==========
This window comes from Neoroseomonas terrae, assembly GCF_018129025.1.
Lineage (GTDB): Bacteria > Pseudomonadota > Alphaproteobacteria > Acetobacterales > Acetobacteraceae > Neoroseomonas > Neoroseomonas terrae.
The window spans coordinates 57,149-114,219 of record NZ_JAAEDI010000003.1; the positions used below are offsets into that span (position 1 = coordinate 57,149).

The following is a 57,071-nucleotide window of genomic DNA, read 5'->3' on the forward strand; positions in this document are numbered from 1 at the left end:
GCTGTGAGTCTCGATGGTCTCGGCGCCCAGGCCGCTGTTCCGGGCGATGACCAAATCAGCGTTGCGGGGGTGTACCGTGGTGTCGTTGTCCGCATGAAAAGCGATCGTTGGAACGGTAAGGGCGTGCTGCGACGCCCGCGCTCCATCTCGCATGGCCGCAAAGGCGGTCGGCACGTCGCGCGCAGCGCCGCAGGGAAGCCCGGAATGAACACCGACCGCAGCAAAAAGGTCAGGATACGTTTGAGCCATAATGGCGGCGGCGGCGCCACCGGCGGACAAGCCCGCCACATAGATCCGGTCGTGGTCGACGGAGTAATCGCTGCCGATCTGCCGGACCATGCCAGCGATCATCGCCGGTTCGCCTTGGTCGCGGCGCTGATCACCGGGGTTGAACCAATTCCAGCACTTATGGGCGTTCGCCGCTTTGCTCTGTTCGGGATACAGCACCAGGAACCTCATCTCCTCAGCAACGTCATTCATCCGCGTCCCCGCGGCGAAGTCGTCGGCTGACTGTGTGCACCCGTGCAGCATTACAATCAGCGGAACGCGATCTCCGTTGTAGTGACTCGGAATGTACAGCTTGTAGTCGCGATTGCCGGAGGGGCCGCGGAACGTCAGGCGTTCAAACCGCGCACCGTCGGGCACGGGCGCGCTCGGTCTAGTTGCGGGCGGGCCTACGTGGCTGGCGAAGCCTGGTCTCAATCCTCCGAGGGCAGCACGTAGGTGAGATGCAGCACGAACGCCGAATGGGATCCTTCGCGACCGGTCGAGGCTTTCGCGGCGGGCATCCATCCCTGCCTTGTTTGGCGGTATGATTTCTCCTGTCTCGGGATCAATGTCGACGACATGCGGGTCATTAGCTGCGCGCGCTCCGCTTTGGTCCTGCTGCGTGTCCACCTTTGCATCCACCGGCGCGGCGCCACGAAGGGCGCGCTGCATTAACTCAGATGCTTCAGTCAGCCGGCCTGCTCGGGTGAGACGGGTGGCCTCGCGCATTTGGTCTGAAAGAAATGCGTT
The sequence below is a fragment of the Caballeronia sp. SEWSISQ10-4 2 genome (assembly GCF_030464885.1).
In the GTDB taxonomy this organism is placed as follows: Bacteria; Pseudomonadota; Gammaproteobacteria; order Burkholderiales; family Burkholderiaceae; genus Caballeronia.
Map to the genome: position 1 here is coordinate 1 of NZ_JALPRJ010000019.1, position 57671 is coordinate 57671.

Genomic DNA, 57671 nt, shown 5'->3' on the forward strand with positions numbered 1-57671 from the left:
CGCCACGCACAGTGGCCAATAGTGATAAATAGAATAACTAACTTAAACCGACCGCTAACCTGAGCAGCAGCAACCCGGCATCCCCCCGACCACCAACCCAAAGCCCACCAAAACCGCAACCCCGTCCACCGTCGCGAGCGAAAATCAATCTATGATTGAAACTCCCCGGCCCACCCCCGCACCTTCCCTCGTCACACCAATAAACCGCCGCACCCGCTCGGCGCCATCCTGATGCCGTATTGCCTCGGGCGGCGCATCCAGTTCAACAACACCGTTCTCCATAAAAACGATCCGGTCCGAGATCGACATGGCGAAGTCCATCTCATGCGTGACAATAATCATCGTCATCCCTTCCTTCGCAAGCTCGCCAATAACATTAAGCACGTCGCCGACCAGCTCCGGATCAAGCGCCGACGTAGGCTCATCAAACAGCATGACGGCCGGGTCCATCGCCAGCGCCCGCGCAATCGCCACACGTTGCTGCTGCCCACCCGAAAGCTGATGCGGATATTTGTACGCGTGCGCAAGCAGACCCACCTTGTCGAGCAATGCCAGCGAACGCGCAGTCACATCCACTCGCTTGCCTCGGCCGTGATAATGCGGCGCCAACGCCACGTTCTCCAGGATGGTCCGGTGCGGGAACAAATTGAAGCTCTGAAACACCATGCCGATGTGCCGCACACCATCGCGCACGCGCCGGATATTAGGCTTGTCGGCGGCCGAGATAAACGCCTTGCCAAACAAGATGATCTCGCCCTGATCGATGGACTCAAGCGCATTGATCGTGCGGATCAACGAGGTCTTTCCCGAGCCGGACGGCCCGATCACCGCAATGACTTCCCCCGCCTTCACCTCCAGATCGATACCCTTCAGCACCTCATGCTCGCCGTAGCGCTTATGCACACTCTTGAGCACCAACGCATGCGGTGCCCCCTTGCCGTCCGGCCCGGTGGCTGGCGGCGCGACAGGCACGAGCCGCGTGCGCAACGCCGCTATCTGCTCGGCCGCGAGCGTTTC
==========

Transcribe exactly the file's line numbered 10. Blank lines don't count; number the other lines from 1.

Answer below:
CGCCACGCACAGTGGCCAATAGTGATAAATAGAATAACTAACTTAAACCGACCGCTAACCTGAGCAGCAGCAACCCGGCATCCCCCCGACCACCAACCCAAAGCCCACCAAAACCGCAACCCCGTCCACCGTCGCGAGCGAAAATCAATCTATGATTGAAACTCCCCGGCCCACCCCCGCACCTTCCCTCGTCACACCAATAAACCGCCGCACCCGCTCGGCGCCATCCTGATGCCGTATTGCCTCGGGCGGCGCATCCAGTTCAACAACACCGTTCTCCATAAAAACGATCCGGTCCGAGATCGACATGGCGAAGTCCATCTCATGCGTGACAATAATCATCGTCATCCCTTCCTTCGCAAGCTCGCCAATAACATTAAGCACGTCGCCGACCAGCTCCGGATCAAGCGCCGACGTAGGCTCATCAAACAGCATGACGGCCGGGTCCATCGCCAGCGCCCGCGCAATCGCCACACGTTGCTGCTGCCCACCCGAAAGCTGATGCGGATATTTGTACGCGTGCGCAAGCAGACCCACCTTGTCGAGCAATGCCAGCGAACGCGCAGTCACATCCACTCGCTTGCCTCGGCCGTGATAATGCGGCGCCAACGCCACGTTCTCCAGGATGGTCCGGTGCGGGAACAAATTGAAGCTCTGAAACACCATGCCGATGTGCCGCACACCATCGCGCACGCGCCGGATATTAGGCTTGTCGGCGGCCGAGATAAACGCCTTGCCAAACAAGATGATCTCGCCCTGATCGATGGACTCAAGCGCATTGATCGTGCGGATCAACGAGGTCTTTCCCGAGCCGGACGGCCCGATCACCGCAATGACTTCCCCCGCCTTCACCTCCAGATCGATACCCTTCAGCACCTCATGCTCGCCGTAGCGCTTATGCACACTCTTGAGCACCAACGCATGCGGTGCCCCCTTGCCGTCCGGCCCGGTGGCTGGCGGCGCGACAGGCACGAGCCGCGTGCGCAACGCCGCTATCTGCTCGGCCGCGAGCGTTTC